tion collectively and Individually
refuses to raise a hand. Select
ing a few scriptural passages
which they Interpret to support
tneir attitude, and Ignoring those
which counsel to the contrary,
they interpose conscientious ob
jector picas when summoned for
selective service. They do not
believe In violent physical com
bat, they contend.
Yet at Klamath Falls, If we
re correctly informed, and we
have confidence in our sources
of information, members of the
cult attacked with clubs mar
auders who were asscrtedly at
tempting to cut telephone wires
leading into the hall where they
were assembled in convention.
That, aa the oldtlmer would say,
la a horse of another color.
We do not question the right
of the Jehovah's Witnesses to
drive off the wire-cutters. They
probably were well within the
bounds of propriety, but the In
cident utterly discredits their
claims to designation as con
scientious objectors.
The sect has maintained that
one should always turn the other
cheek when attacked, but if the
Klamath wlrecutters expected to
find a fresh, undamaged cheek
presented to their snippers as
they tried to crawl up the pole
to stop communication in the
convention hall they were rude
ly disillusioned.
It was not conscientious ob
jectors which met the Invaders,
but a wholly militant and pug
nacious buneh of Jehovah's Wit
nesses which drove them off
with clubs and stones and fists.
They may have been within
their rights, but those Jehovah's
Witnesses convicted themselves
then and there. If it Is right for
them to battle wire-cutters to
save their telephone lines then
it is right for them to battle tho
Japs to preserve the nation
which gave them life. No long
er can they logically offer re
ligious belief as ground for re
fusing to fight. Their religious
beliefs are now seen as too read
ily accommodated to circum
stances to stand in the way of
their participation in national de
fense. If the Jehovah's Witnesses
cult is to remain adamant in Its
54 Vf Gas - SAVE
DO IT NOWI
Tkrw rry mbn
of your eersp !!
Uto th tight.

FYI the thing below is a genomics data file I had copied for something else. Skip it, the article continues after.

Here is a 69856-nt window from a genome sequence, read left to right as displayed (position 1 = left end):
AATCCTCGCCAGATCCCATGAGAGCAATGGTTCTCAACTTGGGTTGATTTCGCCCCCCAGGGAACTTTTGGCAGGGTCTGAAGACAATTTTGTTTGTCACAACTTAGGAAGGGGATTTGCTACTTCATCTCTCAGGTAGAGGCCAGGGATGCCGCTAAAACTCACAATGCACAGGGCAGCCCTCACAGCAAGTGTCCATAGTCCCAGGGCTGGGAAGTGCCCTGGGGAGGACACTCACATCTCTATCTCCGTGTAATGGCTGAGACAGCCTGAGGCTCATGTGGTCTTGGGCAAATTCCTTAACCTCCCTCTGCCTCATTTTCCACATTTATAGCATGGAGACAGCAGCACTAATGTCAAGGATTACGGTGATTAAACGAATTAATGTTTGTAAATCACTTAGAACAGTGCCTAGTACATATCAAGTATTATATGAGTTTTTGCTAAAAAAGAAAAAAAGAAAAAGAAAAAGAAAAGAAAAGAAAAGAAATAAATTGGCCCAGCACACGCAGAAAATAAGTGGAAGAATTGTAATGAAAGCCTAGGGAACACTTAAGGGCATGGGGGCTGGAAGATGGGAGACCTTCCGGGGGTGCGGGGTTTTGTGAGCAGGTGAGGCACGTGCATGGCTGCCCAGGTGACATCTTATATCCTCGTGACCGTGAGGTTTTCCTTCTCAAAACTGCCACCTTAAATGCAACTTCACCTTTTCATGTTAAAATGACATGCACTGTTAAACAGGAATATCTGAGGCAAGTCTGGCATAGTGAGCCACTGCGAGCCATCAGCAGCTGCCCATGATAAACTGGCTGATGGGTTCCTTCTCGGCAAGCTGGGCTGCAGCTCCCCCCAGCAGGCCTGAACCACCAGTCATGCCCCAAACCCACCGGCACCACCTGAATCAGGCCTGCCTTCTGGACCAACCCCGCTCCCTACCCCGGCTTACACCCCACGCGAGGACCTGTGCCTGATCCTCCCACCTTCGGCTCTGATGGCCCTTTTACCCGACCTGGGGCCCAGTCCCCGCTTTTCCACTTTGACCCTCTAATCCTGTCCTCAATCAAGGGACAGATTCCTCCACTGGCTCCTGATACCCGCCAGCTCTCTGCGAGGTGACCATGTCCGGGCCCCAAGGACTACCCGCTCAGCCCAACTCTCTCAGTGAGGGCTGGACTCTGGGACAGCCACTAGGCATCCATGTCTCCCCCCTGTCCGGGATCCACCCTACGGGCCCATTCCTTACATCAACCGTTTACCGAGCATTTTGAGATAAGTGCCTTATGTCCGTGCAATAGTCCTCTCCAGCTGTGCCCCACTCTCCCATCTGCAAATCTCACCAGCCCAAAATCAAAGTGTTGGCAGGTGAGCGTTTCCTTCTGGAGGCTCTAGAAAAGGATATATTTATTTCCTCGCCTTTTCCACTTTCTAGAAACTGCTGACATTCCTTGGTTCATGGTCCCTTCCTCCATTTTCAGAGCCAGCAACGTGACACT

Klamntli Falls llrancli of the
UNITED STATES NATIONAL HANK
ot Portland
refusal to' aid In defending the
United States and In Its Insist
ence upon persuading others to
withhold aid, then they are In
viting a public attitude which
would favor withholding from
them the protecting arm of mil
itary and civil authorities.
The constitution guarantees
freedom of religion, but it docs
not guarantee protection In tlnin
ef war for those who fnfiio io
uphold the constitution.
. STICKS AND STONES
(The Oreoonlan)
Once when visiting In Klnnv
th Falls, we saw an auloist
leavo his car directly In tho mid
dlo of a parking lot driveway,
In such a manner as to prevent
oiner cars from entorlim
leaving. Another car approach
od from behind and stunned
The driver of the second machine
stuck his head out the window,
calmly surveyed the scene for
moment, then stepped on the
gasoline and knocked the first
machine approximately a hun
dreel yards up against a fence.
' ou is," Mid the friend with
whom we were visiting, "we are
direct actlonlsts In Klamath
rails." He soemed to take
quite as a matter of course.
On the other hand, that spirit
of direct action can be carried
too far. It was carried a great
arai too tar on Sunday when
hundreds of Dcoola rloipd ml
broke windows and tinned over
auiomoDiies to show their dls
approval of an interstate meeting
oj jenovan s witnesses. It was
oad manners and worse law.
showed a spirit of which Amer
ica has kept remarkably clear
in mis war, and of which It
Should keep free. Nevertheless
the Witnesses, fanatical and pro
vocative wnerever they appear,
were oeiioernteiy inviting trou
ble when they choso to make
Klumath Falls their meeting
piace. Klamath Faiis has more
than Its share of the solrit of
cverctt i rue.
FINE FOR KLAMATH
(Bend Bulletin)
Several weeks auo wo Hentlv
chlded the Klamath Herald and
News for suggesting thot Klam
ath county war bond buyers
mignt meet a curront quota bv
purchasing the necessary amount
of bonds and then, two months
or so later, turning them back
for cash. We now rise to offer
congratulations on a war bond
record of a different tyne in
which tho Klumath paper takes
justuiabie pride. Its editorial
on the subject Is reprinted on
inis page today.
The record Is of the number of
Klamath Falls firms whoso em
ployes are signed up for 10 per
cent payroll deductions (or bond
purchases. The employes o( 60